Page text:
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July 11, 2014, 3:42 pm

Obama highlights wind energy stance

With less than 100 days left until the general election, both President Barack Obama and Republican challenger Mitt Romney are showing a willingness to defend their positions, including stances on issues that may not relate to many voters come November.

The latest battle is the little-known and expiring Wind Production Tax Credit, which will affect thousands of jobs in Pennsylvania, Ohio, Colorado and Iowa. And with Romney on an international tour promoting his business acumen to international leaders, the Obama–Biden reelection committee grouped former Department of Energy Secretary Frederica Pena and former Iowa Governor Chet Culver with Mark Shannahan, former director of the Ohio Air Quality Development Authority and Brent Aldefer, CEO of Community Energy, Inc., on a national press call to reaffirm Obama’s commitment to the workers — and to renewable energy.

“Mitt Romney’s opposition to wind energy investments threatens tens of thousands of American jobs and undermines our nation’s energy independence. He has made it clear that if he were elected president, he would end support for the American wind industry by eliminating the critical wind production tax credit, which encourages entrepreneurs, manufacturers and small businesses to increase homegrown wind energy development, create jobs and reduce our reliance on foreign sources of energy,” Culver said. “In fact, Romney’s plan would jeopardize many of the 75,000 American jobs in the wind industry, and layoffs are already beginning across the industry and the country because of uncertainty over the extension of this tax credit. According to one study, if the wind production tax credit expired, as Mitt Romney would let happen, up to 37,000 jobs would be lost within a year.”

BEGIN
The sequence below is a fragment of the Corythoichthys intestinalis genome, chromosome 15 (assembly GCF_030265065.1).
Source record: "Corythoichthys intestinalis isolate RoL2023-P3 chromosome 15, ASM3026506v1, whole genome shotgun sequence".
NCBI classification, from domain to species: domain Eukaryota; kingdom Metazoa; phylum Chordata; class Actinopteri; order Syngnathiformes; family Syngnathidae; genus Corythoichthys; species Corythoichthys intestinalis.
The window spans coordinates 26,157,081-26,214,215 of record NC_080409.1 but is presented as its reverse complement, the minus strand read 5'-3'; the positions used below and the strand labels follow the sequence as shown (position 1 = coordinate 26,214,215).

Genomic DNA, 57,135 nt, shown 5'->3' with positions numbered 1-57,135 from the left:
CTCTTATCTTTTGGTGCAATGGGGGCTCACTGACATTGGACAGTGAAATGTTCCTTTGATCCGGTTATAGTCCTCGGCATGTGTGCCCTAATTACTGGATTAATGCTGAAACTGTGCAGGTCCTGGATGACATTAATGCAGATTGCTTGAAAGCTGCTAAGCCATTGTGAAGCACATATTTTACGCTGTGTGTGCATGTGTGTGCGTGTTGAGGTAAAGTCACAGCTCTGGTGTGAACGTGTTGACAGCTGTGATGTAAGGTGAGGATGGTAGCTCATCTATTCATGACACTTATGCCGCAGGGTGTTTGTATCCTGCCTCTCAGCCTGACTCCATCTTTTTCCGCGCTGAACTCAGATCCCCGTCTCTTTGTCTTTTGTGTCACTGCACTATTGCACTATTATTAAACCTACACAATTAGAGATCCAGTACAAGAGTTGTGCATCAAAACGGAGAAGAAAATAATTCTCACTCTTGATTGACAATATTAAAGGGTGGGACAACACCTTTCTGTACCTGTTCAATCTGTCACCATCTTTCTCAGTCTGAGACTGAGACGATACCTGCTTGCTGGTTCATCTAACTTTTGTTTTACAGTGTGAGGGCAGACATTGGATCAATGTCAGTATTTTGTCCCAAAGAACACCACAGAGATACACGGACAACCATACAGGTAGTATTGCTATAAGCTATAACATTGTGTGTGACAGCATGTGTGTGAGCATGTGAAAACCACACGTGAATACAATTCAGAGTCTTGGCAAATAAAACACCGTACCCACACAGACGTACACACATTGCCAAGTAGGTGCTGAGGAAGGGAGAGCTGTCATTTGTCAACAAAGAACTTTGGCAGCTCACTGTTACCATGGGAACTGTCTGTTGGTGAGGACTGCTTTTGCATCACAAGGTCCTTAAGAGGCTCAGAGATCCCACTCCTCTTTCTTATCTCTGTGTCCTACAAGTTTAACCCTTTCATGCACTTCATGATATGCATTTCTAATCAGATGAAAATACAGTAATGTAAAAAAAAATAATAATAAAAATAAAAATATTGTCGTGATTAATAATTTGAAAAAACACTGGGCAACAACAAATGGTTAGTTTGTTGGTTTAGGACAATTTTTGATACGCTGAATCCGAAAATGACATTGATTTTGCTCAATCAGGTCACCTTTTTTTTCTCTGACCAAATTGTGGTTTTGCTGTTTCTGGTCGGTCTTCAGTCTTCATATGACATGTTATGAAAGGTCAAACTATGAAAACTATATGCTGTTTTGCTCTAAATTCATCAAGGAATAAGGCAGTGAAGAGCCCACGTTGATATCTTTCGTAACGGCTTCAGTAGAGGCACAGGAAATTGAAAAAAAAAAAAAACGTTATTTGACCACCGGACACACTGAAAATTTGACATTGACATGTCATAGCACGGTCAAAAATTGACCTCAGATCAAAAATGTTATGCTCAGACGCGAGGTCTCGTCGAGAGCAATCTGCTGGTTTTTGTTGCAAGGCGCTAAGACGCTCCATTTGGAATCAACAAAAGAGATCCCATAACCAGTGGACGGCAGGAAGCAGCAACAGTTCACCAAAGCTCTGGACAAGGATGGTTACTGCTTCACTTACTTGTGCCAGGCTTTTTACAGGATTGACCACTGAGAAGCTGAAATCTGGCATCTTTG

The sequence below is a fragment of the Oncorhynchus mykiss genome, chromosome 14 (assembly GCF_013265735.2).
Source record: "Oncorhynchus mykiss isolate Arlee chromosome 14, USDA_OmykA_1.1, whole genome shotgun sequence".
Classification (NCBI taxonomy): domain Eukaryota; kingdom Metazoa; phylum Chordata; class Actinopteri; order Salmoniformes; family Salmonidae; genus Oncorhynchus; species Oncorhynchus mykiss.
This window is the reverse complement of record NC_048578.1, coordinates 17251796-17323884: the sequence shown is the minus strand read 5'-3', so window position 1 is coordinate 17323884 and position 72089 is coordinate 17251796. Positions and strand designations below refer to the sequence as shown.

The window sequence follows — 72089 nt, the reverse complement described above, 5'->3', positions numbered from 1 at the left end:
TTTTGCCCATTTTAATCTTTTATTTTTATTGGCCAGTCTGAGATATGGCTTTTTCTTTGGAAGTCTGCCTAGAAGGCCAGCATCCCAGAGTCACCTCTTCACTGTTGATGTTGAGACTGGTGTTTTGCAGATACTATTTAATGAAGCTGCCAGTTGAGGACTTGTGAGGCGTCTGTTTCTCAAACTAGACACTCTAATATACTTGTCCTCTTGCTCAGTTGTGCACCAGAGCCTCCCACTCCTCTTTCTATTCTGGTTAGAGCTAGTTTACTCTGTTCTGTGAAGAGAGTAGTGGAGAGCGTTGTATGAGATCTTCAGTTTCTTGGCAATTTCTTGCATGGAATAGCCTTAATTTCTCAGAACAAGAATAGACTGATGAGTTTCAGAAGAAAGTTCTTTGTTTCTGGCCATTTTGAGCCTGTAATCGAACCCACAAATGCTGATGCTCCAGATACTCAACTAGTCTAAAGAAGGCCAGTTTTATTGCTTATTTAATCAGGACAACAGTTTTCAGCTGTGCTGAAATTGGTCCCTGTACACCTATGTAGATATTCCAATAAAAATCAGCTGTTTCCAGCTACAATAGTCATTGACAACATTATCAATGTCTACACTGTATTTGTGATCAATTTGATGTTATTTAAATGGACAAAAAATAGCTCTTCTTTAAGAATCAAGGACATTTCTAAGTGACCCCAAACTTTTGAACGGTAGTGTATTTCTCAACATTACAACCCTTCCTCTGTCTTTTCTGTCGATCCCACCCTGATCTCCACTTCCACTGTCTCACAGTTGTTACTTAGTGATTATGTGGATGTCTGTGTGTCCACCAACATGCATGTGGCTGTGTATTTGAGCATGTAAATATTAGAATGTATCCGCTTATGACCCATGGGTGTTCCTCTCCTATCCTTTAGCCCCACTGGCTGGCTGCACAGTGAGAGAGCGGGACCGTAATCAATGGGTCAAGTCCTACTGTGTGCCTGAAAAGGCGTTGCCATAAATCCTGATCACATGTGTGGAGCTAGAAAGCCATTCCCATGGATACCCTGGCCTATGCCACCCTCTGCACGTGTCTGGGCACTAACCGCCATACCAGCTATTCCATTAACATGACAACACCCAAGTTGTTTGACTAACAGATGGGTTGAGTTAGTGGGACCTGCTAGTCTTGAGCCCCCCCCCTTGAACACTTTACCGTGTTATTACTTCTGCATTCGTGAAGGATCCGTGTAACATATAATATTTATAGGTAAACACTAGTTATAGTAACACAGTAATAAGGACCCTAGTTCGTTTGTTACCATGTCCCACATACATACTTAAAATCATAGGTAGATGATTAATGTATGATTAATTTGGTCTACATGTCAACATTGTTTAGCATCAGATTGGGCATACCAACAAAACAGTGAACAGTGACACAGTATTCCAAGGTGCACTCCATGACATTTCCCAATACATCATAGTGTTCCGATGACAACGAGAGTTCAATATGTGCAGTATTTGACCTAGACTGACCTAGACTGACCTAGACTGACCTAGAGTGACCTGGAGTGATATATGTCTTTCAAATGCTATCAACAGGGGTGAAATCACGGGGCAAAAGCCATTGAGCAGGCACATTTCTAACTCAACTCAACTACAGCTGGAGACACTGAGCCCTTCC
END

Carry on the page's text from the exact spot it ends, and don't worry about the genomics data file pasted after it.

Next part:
The tax credit — which rewards companies 2.2 cents for every kilowatt-hour for the production of energy from industry-grade wind turbines — is set to expire on December 31.

According to industry lobbyist American Wind Energy Association, the Department of Energy recently reported that Americans can receive 20 percent of all their energy needs via wind technology by 2030; AWEA also says that wind technology can create half a million American jobs.

Culver also referenced a recent Romney editorial in the Columbus Dispatch, in which Romney appears to misquote Obama’s stances on energy, all the while reconfirming drastic regulatory reform.

While wind technology may not resonate much locally, it is a thriving industry in the Midwest and South; 770,000 homes in Minnesota are wind-powered; and in the western part of the state, the wind industry is ramping up, with multiple wind component-building facilities have sprouted up, leading to nearly 4,000 industry-related jobs in Pennsylvania.

“These investments in homegrown energy are making a real difference. It used to be that we had to import most of the roughly 8,000 component parts that go into a modern wind turbine,” read a memo from Culver, outlining the other perks that come with embracing wind as an energy source. “But today, with more than 400 wind-related manufacturing facilities in 43 states, we’re producing more and more of those parts in America. Investments in wind energy have already leveraged an average of $15.5 billion a year in private investment in the U.S.

“President Obama supports extending the wind production tax credit, bringing stability and growth to the wind industry.”

 

Contact staff writer Damon C. Williams at (215) 893-5745 or This email address is being protected from spambots. You need JavaScript enabled to view it. .